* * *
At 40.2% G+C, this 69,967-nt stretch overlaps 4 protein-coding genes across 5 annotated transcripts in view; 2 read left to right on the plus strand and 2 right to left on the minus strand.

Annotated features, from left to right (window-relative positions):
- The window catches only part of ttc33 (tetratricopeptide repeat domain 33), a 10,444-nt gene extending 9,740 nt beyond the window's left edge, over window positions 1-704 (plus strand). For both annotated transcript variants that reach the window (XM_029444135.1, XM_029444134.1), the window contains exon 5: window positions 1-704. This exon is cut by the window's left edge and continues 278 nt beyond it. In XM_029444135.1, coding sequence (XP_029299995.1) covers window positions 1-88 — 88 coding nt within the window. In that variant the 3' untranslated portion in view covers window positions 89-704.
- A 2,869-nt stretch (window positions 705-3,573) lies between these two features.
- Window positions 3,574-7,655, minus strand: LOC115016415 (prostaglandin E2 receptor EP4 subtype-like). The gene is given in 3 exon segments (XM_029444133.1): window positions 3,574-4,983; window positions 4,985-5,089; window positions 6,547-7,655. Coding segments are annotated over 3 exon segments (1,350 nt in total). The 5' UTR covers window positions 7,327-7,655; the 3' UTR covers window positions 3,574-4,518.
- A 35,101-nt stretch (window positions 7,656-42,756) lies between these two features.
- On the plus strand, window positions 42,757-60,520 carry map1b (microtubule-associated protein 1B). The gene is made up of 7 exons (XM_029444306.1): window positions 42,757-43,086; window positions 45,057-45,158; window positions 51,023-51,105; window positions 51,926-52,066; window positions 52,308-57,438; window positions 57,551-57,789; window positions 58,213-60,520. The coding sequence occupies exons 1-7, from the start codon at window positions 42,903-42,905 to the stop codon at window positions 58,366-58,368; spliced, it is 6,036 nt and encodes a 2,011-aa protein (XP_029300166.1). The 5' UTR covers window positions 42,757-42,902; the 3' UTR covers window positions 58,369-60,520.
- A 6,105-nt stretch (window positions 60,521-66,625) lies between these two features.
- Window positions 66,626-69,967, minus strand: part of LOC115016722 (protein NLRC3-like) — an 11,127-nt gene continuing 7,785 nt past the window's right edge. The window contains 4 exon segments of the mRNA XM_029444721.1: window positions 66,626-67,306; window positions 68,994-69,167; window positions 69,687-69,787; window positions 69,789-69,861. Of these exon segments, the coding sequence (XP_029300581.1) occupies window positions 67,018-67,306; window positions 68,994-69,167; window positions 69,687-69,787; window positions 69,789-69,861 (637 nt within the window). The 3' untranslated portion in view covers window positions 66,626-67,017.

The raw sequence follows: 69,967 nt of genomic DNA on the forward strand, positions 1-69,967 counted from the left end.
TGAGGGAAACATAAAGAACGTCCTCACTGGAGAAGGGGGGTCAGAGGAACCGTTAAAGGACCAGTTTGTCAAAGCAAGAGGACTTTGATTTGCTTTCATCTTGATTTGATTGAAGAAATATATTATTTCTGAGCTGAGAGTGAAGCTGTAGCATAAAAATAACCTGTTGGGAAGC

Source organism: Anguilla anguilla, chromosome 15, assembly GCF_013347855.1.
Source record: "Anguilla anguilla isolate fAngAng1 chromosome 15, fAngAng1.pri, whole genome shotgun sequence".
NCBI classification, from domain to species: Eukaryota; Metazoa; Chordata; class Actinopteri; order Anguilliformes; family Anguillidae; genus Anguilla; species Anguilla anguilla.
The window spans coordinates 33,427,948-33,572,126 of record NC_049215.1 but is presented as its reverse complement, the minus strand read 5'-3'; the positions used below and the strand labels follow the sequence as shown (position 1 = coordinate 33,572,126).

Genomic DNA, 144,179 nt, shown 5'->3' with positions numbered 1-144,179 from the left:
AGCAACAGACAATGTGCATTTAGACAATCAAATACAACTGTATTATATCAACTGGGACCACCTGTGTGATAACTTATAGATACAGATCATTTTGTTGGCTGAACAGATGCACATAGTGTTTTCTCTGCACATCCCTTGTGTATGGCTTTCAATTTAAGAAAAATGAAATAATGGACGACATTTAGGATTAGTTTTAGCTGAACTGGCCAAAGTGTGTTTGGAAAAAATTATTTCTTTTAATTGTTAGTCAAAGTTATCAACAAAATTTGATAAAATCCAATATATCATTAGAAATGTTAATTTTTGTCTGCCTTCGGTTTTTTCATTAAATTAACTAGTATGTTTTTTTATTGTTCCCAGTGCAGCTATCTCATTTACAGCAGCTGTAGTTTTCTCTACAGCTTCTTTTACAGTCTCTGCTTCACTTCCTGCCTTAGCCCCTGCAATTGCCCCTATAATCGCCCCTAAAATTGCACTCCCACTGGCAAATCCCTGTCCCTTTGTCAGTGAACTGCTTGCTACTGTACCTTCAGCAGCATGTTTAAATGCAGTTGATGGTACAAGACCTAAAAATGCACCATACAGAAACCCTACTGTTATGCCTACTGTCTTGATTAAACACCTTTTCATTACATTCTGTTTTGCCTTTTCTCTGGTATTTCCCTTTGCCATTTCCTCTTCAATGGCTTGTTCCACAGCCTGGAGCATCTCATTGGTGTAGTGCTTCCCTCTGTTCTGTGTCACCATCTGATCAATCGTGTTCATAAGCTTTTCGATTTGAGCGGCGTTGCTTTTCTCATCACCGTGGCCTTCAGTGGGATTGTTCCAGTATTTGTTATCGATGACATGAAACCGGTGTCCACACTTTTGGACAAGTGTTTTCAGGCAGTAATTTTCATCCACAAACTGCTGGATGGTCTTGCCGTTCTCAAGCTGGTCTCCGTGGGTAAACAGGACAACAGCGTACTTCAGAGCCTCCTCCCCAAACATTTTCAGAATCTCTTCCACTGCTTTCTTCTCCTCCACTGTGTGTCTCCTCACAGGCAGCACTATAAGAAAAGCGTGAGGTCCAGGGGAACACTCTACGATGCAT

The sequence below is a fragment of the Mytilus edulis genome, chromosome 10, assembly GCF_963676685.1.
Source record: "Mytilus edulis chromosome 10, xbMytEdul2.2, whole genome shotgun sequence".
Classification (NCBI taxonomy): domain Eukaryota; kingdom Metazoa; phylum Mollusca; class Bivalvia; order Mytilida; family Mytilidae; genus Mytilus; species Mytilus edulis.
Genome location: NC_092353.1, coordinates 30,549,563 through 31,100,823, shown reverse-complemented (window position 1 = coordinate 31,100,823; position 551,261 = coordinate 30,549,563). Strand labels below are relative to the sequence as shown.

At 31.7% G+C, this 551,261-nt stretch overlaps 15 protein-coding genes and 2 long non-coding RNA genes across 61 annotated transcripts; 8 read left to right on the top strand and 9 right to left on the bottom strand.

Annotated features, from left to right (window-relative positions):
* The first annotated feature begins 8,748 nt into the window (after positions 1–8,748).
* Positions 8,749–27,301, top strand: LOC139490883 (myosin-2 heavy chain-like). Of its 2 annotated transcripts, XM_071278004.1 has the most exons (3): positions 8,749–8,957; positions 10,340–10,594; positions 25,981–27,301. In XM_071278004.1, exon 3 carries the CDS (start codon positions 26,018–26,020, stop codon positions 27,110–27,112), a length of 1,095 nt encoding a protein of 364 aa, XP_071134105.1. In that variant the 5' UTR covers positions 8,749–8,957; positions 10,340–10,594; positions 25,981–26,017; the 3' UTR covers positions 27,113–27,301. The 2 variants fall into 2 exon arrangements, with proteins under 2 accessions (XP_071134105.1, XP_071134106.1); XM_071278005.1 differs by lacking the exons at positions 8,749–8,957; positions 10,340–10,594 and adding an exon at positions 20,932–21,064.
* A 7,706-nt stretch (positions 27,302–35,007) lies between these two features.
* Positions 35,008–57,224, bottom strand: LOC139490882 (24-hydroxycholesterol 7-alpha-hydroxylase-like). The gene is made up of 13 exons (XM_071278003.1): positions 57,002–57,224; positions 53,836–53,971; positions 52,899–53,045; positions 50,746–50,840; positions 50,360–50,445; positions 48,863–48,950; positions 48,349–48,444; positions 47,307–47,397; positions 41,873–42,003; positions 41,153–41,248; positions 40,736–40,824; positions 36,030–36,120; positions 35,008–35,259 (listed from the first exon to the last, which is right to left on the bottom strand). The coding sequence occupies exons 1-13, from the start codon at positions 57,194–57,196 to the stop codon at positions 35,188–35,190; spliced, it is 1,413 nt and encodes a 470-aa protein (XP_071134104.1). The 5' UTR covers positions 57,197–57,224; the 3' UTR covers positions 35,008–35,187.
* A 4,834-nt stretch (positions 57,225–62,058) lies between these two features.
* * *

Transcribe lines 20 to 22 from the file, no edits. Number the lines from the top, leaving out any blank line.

Classification (NCBI taxonomy): domain Eukaryota; kingdom Metazoa; phylum Mollusca; class Bivalvia; order Mytilida; family Mytilidae; genus Mytilus; species Mytilus edulis.
Genome location: NC_092353.1, coordinates 30,549,563 through 31,100,823, shown reverse-complemented (window position 1 = coordinate 31,100,823; position 551,261 = coordinate 30,549,563). Strand labels below are relative to the sequence as shown.

At 31.7% G+C, this 551,261-nt stretch overlaps 15 protein-coding genes and 2 long non-coding RNA genes across 61 annotated transcripts; 8 read left to right on the top strand and 9 right to left on the bottom strand.